Is Cooking Better Than Prozac?
Alleviating stress is often associated with indulging your vices—blowing off steam with an extra glass of wine, sneaking a few cigarettes here and there, and of course, practicing the time-honored tradition of stress-eating. Obviously, in this age of enlightenment, numbing yourself to cope is frowned upon, yet the healthy alternatives are unappetizingly “good” for you. Yoga (ugh.) Meditation (boo.) But what if the best stress reliever was actually something beneficial that you already know how to do—like cooking?
It's not a pipe dream. There is something primitive and genuinely therapeutic about cooking that reaches us on a deeper-than-expected level. Psychologists and mental health experts are likening the act of cooking from scratch to a form of personal therapy, helping with things like depression, anxiety, behavioral and eating disorders. In fact, mental health clinics have started using cooking as a type of therapy—much like music or art therapy. Unlike traditional cognitive treatments, it's less about talking, more about doing.
Why does it work so well? Turns out cooking satisfies, on many different, essential levels.
"Baking helps lift my depression. It can't cure it but it helps," says John Whaite, winner of 2012’s Great British Bake Off, who was diagnosed with manic depression in 2005. "When I'm in the kitchen, measuring the amount of sugar, flour or butter I need for a recipe or cracking the exact number of eggs—I am in control. That's really important as a key element of my condition is a feeling of no control."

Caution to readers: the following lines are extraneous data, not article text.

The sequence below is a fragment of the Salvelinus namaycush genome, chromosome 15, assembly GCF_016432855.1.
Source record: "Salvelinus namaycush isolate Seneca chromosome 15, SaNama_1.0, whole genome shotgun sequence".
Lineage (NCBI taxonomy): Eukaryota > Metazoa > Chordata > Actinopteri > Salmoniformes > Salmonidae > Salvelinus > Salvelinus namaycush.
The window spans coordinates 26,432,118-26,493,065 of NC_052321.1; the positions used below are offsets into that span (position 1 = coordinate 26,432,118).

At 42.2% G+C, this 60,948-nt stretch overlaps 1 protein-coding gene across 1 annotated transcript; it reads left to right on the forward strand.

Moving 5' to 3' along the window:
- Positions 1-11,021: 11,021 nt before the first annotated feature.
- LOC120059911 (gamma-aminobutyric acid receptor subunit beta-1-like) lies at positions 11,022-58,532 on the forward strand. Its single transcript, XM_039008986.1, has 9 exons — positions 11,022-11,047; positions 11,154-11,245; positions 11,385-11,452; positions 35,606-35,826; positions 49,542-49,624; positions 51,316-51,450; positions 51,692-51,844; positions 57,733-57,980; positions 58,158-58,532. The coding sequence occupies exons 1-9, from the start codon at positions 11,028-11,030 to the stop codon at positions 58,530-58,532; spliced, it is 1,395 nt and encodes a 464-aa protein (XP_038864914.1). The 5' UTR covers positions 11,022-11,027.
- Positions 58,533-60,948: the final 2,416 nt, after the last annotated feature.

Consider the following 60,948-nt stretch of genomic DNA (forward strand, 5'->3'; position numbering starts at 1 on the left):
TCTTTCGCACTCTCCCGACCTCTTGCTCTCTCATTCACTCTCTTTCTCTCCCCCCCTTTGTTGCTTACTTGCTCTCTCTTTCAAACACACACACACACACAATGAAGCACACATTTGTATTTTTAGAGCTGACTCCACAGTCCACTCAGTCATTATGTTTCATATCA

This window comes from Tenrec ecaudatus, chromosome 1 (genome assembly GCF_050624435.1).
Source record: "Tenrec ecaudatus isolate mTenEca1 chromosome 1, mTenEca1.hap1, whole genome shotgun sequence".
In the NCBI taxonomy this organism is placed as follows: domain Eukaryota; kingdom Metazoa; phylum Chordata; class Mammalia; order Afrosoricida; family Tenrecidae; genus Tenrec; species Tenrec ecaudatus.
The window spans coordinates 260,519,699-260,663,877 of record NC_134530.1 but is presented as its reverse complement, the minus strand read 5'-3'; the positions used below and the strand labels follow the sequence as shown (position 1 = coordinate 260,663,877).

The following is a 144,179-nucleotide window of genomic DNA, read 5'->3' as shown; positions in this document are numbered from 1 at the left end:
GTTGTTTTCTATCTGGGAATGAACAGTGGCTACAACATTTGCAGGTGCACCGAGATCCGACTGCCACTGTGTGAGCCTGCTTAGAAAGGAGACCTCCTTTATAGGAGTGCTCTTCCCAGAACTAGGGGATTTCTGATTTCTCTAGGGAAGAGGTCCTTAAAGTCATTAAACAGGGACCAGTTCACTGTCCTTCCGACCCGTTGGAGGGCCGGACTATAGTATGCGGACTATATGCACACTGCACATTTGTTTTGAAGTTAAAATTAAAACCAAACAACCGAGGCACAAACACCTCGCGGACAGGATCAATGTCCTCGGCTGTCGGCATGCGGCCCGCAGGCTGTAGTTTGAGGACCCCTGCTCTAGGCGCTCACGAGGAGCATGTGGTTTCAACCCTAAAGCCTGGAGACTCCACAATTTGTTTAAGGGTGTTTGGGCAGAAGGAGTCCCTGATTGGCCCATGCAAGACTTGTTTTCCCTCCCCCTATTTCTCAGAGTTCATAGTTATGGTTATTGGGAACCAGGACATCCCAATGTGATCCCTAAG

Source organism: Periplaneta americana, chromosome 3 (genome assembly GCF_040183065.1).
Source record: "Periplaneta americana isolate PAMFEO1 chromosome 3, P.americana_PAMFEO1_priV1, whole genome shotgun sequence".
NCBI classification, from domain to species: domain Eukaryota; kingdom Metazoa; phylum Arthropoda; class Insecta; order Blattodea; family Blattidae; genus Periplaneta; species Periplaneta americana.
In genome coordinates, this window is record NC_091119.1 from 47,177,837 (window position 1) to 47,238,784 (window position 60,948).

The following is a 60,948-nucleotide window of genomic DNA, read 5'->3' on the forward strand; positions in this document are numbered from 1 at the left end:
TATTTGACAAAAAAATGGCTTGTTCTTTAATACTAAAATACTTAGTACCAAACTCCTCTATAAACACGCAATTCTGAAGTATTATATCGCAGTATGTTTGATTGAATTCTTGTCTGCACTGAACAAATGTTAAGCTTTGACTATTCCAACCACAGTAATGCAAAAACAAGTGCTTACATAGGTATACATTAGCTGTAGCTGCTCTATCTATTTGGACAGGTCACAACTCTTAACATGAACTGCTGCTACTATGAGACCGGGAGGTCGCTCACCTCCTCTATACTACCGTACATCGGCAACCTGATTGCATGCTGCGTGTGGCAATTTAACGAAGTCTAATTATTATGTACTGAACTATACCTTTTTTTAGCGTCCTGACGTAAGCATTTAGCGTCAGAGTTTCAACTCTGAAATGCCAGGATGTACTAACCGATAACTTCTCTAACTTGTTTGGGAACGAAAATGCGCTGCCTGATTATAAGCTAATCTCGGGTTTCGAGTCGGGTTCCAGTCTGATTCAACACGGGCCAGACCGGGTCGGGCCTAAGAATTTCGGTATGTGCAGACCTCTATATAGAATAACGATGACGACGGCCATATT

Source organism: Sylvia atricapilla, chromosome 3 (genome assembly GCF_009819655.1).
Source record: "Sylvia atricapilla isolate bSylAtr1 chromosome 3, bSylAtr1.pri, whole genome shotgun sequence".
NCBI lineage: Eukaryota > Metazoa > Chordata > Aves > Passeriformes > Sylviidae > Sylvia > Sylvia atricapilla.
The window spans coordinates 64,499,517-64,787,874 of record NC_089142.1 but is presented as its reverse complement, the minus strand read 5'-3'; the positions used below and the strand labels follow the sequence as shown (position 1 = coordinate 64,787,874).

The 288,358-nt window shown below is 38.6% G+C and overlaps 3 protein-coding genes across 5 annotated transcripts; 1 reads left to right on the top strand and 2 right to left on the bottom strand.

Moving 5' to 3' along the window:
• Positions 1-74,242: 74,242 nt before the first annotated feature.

Psychologically, cooking is what’s called “behavioral activation.” In order to put together a good meal, you have to be engaged and present, not stuck in your head. You need to taste, make snap judgements, add or subtract heat. You can’t just stare out the window and think about your ex. It’s a positive activity filled with easy, achievable goals.
Creatively, there’s something about losing yourself to the flow and process that’s super healing. It’s a chance to flourish and shine, and the relatively easy learning curve gives a sense of personal growth. In the era of Instagram, it creates gratifying, share-worthy moments to be proud of in ordinary, everyday life.
Physically, cooking is active and meditative (chopping, whisking, stirring—ahh). Not only that, it satisfies immediate need and gratification. Because honestly, at the end of the day, we’re all just a bunch of animals who need to eat.
So next time you’re about to lose it, hit the kitchen. It may not be a be-all-end-all cure for mental illness, but it really does work.